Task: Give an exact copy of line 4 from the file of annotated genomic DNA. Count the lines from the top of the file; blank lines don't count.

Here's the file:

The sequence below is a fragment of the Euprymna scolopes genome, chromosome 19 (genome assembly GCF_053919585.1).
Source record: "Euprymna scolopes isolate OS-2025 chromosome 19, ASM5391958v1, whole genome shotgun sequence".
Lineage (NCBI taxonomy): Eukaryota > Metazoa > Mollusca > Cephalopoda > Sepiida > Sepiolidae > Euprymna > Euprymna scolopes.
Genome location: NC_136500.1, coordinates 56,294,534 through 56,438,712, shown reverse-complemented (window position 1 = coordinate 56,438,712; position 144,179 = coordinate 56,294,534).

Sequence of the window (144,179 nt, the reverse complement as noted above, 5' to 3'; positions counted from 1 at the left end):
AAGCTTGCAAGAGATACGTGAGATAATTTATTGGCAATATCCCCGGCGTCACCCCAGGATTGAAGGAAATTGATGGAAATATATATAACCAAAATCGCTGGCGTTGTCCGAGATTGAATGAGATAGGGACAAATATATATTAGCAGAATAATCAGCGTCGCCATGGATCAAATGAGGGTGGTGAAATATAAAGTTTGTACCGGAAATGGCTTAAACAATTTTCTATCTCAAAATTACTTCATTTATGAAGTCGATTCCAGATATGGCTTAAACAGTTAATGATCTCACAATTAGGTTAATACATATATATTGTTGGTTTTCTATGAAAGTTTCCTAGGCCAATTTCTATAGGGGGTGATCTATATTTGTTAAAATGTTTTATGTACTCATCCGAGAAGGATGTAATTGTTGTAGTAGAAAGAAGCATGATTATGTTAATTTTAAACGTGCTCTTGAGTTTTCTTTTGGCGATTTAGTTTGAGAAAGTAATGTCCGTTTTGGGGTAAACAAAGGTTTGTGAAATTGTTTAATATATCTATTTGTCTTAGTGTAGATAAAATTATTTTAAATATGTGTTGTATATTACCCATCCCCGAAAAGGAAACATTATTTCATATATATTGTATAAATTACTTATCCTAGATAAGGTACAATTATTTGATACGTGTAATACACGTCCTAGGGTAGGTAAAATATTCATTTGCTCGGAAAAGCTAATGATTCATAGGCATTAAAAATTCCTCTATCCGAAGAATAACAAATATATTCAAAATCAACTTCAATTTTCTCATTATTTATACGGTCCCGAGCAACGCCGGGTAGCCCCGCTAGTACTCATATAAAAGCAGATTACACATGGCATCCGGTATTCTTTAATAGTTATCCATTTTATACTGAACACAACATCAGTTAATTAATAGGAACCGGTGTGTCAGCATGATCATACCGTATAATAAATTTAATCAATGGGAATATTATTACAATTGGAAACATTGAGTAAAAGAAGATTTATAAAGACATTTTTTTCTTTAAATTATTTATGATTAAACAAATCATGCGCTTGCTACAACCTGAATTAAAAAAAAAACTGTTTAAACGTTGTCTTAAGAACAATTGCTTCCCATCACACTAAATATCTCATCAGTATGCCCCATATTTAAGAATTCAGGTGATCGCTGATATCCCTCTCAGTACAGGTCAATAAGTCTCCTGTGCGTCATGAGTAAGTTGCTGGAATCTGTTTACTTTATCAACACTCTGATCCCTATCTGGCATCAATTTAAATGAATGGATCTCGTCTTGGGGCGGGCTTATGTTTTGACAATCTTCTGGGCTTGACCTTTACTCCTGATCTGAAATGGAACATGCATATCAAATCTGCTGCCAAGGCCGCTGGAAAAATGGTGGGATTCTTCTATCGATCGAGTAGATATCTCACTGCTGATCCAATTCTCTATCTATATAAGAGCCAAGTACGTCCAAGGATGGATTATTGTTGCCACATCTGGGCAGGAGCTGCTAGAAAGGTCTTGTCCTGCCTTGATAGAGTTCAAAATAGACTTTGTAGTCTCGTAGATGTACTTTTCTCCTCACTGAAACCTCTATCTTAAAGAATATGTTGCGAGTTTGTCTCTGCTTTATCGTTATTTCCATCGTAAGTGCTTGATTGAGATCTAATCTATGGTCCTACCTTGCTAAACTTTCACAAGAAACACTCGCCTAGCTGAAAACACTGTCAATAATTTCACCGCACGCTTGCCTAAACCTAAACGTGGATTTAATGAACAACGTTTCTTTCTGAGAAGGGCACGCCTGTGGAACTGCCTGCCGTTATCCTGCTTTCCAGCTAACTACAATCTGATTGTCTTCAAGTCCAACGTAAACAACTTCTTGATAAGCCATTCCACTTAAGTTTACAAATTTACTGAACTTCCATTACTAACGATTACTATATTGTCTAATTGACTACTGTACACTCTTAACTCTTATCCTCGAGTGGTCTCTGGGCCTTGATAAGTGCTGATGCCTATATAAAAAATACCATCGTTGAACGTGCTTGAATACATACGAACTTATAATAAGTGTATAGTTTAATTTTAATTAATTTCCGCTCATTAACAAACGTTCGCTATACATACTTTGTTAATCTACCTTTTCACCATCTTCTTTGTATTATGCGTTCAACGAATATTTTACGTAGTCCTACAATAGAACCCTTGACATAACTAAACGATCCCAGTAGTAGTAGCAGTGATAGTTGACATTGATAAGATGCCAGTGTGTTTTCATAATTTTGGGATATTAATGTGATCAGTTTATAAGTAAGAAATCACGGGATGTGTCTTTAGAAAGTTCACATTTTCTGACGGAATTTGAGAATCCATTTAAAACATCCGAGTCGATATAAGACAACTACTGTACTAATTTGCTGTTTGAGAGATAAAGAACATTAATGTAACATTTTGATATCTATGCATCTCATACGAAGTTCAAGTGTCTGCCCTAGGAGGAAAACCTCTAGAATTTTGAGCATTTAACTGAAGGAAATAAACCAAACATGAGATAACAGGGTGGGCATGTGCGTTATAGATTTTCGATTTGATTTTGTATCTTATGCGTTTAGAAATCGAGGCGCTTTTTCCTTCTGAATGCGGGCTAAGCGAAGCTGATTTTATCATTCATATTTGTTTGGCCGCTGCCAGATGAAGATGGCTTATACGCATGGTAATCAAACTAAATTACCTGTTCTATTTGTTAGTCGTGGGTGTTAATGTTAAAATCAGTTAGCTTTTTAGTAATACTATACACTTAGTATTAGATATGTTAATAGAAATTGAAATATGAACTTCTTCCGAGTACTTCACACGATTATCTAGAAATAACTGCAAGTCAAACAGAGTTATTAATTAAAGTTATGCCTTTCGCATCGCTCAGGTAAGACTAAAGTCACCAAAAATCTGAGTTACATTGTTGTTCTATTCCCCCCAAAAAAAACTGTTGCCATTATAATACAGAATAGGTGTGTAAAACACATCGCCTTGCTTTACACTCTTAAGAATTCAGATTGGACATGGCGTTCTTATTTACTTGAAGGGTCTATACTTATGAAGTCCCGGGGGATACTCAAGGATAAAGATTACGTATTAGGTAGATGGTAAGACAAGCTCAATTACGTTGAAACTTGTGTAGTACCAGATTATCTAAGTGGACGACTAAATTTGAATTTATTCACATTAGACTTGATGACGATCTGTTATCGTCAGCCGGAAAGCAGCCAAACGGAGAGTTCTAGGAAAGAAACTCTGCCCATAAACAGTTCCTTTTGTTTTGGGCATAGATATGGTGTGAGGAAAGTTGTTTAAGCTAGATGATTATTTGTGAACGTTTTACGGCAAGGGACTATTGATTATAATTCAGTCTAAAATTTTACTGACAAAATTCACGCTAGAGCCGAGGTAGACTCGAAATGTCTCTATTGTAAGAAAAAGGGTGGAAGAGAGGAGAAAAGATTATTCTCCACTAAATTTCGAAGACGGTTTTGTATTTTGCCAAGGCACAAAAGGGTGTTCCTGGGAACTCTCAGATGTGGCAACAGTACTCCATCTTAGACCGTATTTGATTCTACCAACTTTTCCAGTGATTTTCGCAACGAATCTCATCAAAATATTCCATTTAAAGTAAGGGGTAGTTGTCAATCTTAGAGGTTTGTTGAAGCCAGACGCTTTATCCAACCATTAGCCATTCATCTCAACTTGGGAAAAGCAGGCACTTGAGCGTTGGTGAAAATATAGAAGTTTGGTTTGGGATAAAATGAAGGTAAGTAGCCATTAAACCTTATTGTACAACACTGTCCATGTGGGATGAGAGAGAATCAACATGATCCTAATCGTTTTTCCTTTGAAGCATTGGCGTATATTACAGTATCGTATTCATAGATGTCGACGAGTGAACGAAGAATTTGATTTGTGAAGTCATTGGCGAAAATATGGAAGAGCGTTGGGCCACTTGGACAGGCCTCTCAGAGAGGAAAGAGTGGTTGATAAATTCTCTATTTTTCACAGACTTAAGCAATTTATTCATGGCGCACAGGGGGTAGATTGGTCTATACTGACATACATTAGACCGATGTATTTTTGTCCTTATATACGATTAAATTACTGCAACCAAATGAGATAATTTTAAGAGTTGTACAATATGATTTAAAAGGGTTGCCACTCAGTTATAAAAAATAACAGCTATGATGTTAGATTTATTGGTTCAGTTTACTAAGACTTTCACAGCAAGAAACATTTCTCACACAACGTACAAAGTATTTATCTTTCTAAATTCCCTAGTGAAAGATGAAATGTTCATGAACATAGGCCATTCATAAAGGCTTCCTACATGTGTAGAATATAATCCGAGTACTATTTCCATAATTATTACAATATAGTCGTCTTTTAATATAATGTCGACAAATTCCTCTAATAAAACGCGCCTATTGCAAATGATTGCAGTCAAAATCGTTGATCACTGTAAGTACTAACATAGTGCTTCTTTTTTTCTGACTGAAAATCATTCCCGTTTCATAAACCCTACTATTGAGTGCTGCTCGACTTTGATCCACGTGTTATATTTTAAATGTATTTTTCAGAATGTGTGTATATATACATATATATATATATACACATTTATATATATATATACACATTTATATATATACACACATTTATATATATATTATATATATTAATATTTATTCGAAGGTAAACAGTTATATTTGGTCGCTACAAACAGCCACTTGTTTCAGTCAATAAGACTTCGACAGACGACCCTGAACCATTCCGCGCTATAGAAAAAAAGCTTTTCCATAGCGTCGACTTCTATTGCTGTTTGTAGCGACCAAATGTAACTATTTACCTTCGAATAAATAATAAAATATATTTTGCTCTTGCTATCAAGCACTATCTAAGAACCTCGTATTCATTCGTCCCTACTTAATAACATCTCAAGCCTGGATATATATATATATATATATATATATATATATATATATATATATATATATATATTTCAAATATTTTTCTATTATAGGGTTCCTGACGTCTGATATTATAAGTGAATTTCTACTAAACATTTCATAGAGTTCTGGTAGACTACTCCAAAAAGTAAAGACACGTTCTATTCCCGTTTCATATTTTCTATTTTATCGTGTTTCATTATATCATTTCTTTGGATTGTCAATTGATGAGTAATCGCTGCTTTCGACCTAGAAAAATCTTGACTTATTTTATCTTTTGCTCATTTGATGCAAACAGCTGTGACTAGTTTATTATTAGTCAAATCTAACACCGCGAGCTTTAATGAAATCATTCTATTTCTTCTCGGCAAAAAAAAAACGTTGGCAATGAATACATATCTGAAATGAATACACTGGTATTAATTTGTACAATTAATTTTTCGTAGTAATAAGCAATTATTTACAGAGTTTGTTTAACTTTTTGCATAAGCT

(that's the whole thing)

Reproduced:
Genome location: NC_136500.1, coordinates 56,294,534 through 56,438,712, shown reverse-complemented (window position 1 = coordinate 56,438,712; position 144,179 = coordinate 56,294,534).